The bustling construction industry in Greater Lexington accounts for about a fifth of all workplace fatalities. A few dollars is often the difference between a losing bid and a winning bid. To many employers, worker safety is an unnecessary cost. They often cut corners in areas like safety equipment and safety education. When that happens, people get hurt. These injuries are often fatal.
Trauma injuries, which are discussed below, are not the only hazards at area construction sites. These workers face many hidden hazards as well. In many cases, it could be months, years, or even decades before symptoms of a serious work-related illness appear.
Construction trauma injury or occupational disease victims have several legal options. A Lexington personal injury attorney can evaluate your case and identify the pros and cons of each approach. Working together, attorney and client can put together a plan of action which leads to maximum compensation for your serious injury.
According to the Occupational Safety and Health Administration, the “fatal four” cause most of the fatal accidents at Lexington construction sites:
- Falls: A fall from as little as four stories above ground is often immediately fatal. Slip and fall injuries, which are common at busy construction sites, are usually impossible to completely recover from. Many of them are eventually fatal. These injuries are especially serious if the victim has a pre-existing condition, such as a previous fall injury at a previous construction site.
- Struck By: These injuries are similar to a fall from a height. The further a person falls, the more serious the injury is. Likewise, the further a small object, like a dropped hammer, falls, the more serious the injury is when the object strikes someone. Hardhats alone often offer little protection in these incidents.
- Caught Between: These construction site injuries normally involve motor vehicle collisions. Dump truck and other drivers usually have a hard time seeing pedestrians. As a result, these vehicles often pin workers against retaining walls and other solid objects. Serious injuries are inevitable at this point.
- Electrocution: Continuing a similar busy construction site theme, it’s very difficult to distinguish between dead wires and live ones in these environments. Contact with a live wire could cause catastrophic burns or a fall. The electricity running through these wires generates heat that’s hotter than the sun. Furthermore, the resulting arc blast usually propels victims through the air.
These injuries normally cause significant financial losses. Workers’ compensation pays medical expenses and replaces lost wages in these situations, even if the victim was partially or mostly at fault. If the employer knowingly put workers in danger, perhaps by sending them to locations that safety inspectors had already cited, additional compensation may be available.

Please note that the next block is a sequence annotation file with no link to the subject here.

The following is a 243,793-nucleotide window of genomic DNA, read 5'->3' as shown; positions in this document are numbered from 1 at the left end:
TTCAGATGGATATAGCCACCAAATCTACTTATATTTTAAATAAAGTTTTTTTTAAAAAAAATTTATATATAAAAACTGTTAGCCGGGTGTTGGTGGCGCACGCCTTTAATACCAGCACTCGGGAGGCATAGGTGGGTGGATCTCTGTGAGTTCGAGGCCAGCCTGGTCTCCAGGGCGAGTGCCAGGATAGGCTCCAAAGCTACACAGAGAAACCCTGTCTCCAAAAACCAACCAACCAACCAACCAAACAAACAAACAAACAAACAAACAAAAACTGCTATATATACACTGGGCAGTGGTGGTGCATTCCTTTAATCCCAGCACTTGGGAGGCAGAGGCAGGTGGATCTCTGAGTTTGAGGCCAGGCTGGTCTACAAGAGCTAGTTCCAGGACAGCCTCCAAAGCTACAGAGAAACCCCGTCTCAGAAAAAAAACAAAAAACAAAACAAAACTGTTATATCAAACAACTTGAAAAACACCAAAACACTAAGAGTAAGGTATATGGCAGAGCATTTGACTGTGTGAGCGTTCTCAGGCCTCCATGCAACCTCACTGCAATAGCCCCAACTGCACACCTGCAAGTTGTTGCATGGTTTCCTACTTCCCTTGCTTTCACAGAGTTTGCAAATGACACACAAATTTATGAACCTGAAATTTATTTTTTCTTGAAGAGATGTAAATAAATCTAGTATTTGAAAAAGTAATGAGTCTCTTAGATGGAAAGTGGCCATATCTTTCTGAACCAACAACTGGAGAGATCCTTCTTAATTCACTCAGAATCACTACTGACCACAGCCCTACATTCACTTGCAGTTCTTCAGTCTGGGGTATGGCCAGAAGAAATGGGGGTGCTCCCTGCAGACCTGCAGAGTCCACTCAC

Additional compensation is also available if a defective product, like an unsafe tool, caused injury. Typically, manufacturers are strictly liable for the injuries their defective products cause.
The aforementioned trauma injuries occur suddenly and without warning. Occupational diseases, on the other hand, take effect subtly and gradually. Some common pones include:
- Repetitive Stress Disorder: Knee injuries are the most common repetitive stress injuries, followed closely by back problems. Clerical support construction workers are not immune to RSD. Computer eye strain and carpal tunnel syndrome are the most common such injuries.
- Cancer: Mesothelioma is one of the most common, and one of the most dangerous, cancers associated with construction sites. Asbestos, which builders commonly used as an insulator until the 1980s, causes mesothelioma, which is a rare form of heart/lung cancer. One microscopic fiber can cause this disease.
- Breathing Problems: Toxic exposure also causes breathing problems. Benzene fumes are a good example. Diesel fuel and industrial solvents usually release these fumes, which smell rather sweet. Over time, these fumes build up in the lungs, causing scar tissue to block the narrow but critical airways in these organs.
Initial symptoms of these occupational diseases are easy to overlook. A victim might believe that a long day at work caused a sore knee, many non-work conditions can cause breathing problems, and mesothelioma’s latency period is usually at least thirty years.
Therefore, if you have ever worked a construction job and you feel at all abnormal, it’s usually best to immediately file a workers’ compensation claim and see a doctor. It’s illegal to discriminate against people who file workers’ compensation claims. Furthermore, you can always withdraw the claim later if necessary.
Injury victims are usually entitled to substantial compensation. For a free consultation with an experienced personal injury lawyer in Lexington, contact the Goode Law Office, PLLC. You have a limited amount of time to act. #goodelawyers